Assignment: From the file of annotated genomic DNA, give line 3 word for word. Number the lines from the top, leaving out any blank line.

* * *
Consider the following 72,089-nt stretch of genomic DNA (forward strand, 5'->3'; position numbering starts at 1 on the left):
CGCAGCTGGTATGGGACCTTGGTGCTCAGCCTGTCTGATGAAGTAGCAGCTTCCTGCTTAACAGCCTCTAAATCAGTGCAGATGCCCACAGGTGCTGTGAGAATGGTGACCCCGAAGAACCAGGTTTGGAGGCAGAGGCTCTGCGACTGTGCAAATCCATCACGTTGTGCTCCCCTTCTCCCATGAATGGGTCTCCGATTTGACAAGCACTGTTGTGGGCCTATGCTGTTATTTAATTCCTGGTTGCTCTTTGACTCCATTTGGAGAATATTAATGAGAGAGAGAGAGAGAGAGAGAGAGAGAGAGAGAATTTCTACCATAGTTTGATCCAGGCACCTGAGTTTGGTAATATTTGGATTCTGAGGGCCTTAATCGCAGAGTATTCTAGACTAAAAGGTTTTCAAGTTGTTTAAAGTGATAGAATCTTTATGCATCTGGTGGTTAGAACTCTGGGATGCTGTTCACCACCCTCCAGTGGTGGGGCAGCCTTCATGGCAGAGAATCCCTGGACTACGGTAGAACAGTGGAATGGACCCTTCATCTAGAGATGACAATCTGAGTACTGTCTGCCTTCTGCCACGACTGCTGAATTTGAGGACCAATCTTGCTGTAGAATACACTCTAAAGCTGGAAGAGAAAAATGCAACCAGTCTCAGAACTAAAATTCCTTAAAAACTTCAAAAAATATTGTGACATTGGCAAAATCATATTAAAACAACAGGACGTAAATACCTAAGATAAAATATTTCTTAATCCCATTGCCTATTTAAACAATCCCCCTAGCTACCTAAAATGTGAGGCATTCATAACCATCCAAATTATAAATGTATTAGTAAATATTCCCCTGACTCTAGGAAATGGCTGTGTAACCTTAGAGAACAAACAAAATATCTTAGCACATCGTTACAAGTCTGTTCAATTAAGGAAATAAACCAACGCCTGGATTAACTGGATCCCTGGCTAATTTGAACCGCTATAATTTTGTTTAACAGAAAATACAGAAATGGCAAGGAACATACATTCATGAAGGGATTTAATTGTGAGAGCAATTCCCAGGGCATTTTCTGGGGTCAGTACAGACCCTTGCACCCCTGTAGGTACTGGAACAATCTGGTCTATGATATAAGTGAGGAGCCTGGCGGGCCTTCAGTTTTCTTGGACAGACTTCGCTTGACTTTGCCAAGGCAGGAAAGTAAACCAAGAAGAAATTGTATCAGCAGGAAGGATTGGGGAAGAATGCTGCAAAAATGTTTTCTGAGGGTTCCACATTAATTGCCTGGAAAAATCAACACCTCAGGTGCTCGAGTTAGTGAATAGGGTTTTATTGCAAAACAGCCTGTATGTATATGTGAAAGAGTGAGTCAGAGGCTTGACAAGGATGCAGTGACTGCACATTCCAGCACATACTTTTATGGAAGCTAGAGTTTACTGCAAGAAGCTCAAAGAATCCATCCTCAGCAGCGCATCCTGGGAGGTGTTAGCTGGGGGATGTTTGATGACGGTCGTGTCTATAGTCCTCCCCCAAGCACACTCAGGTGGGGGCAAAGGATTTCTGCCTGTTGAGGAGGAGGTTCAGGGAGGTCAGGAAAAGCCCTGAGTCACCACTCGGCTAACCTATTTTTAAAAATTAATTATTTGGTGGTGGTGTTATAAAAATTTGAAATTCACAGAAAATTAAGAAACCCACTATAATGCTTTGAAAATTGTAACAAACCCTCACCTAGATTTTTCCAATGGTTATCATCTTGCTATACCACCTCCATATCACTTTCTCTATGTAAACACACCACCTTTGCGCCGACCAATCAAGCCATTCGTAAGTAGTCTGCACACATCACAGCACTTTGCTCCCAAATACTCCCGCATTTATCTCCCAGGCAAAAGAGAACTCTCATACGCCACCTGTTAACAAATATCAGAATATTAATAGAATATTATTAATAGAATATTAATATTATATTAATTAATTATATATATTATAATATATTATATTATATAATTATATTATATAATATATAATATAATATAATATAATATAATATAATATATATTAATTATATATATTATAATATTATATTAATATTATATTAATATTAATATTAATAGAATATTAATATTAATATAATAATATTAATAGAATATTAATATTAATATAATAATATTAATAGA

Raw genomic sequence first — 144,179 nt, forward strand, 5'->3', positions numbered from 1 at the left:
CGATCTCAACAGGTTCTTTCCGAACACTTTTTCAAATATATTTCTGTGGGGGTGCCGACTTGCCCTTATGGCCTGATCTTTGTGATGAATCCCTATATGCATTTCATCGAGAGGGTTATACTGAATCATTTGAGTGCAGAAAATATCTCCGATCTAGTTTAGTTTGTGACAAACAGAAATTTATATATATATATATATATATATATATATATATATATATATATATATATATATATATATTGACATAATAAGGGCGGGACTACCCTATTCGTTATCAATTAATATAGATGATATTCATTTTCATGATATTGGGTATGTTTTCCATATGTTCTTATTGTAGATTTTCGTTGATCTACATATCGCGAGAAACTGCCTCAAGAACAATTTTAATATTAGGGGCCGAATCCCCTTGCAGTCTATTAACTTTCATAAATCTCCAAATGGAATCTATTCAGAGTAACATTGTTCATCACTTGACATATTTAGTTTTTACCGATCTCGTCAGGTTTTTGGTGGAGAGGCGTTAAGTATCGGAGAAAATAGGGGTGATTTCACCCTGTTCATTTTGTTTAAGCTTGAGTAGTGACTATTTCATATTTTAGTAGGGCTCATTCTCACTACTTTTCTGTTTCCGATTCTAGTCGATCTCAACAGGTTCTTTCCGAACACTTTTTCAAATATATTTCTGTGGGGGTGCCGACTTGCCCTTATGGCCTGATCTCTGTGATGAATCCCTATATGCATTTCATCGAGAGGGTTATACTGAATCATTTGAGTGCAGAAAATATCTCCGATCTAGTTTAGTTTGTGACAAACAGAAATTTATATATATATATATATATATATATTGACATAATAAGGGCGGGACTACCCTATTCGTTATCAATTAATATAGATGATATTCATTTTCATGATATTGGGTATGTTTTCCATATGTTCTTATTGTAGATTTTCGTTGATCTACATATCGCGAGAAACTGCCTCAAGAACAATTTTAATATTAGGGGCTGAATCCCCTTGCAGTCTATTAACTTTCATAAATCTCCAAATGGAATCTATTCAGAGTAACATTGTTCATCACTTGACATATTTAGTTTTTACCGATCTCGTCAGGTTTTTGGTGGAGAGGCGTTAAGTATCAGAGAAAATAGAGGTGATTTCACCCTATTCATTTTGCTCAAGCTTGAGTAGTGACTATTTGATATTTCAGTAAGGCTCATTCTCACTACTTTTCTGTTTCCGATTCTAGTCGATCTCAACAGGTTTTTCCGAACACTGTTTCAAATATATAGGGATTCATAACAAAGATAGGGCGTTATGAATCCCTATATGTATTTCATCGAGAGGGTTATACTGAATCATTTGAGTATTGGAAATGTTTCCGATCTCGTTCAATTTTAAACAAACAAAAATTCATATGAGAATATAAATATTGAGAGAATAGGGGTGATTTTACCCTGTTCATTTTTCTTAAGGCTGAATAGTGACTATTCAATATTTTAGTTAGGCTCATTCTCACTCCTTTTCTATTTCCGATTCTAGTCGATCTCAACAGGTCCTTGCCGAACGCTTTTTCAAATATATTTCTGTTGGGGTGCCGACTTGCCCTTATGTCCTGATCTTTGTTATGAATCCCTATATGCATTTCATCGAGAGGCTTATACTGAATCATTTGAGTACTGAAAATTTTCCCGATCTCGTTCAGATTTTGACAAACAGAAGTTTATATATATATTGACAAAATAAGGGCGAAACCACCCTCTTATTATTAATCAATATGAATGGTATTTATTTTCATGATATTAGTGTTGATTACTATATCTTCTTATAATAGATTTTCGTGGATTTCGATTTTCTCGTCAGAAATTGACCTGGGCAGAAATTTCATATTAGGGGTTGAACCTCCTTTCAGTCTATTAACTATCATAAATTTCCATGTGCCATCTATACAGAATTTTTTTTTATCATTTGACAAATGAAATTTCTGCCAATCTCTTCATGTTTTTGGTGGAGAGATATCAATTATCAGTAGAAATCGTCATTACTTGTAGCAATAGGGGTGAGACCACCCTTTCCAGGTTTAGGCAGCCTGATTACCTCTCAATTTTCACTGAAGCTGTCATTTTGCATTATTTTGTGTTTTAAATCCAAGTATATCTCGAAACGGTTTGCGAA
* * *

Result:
Raw genomic sequence first — 144,179 nt, forward strand, 5'->3', positions numbered from 1 at the left: